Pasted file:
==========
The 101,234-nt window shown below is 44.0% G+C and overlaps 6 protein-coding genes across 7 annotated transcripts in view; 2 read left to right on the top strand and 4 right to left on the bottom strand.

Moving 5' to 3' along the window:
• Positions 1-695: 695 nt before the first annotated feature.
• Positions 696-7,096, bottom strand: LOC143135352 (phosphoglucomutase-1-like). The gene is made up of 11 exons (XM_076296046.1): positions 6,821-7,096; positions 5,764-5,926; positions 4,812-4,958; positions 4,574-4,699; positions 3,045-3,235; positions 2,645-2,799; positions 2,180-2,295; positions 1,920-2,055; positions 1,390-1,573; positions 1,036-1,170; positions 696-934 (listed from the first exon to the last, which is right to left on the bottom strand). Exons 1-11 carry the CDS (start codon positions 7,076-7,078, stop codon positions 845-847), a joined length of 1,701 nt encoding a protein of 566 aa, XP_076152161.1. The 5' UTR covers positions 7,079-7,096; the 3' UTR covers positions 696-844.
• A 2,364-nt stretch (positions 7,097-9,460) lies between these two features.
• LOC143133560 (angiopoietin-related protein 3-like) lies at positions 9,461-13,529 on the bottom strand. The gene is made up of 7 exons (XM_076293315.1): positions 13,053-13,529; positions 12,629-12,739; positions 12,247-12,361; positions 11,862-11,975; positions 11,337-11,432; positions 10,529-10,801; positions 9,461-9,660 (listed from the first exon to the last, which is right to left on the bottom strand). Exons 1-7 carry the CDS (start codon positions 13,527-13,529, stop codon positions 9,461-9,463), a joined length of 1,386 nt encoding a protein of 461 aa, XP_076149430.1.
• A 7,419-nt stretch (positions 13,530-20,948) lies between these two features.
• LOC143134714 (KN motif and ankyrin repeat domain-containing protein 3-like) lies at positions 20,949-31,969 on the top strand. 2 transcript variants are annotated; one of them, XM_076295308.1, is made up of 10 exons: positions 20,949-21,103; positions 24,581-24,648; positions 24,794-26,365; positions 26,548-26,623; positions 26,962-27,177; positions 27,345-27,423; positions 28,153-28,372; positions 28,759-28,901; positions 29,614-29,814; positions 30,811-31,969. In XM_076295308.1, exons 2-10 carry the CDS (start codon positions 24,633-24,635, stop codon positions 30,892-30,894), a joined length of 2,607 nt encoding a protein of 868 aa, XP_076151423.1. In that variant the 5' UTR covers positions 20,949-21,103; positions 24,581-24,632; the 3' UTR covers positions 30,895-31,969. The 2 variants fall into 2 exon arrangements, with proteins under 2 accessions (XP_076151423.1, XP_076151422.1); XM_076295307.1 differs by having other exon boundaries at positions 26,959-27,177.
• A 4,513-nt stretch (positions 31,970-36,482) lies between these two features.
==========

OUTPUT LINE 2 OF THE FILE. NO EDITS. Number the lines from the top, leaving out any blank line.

Moving 5' to 3' along the window: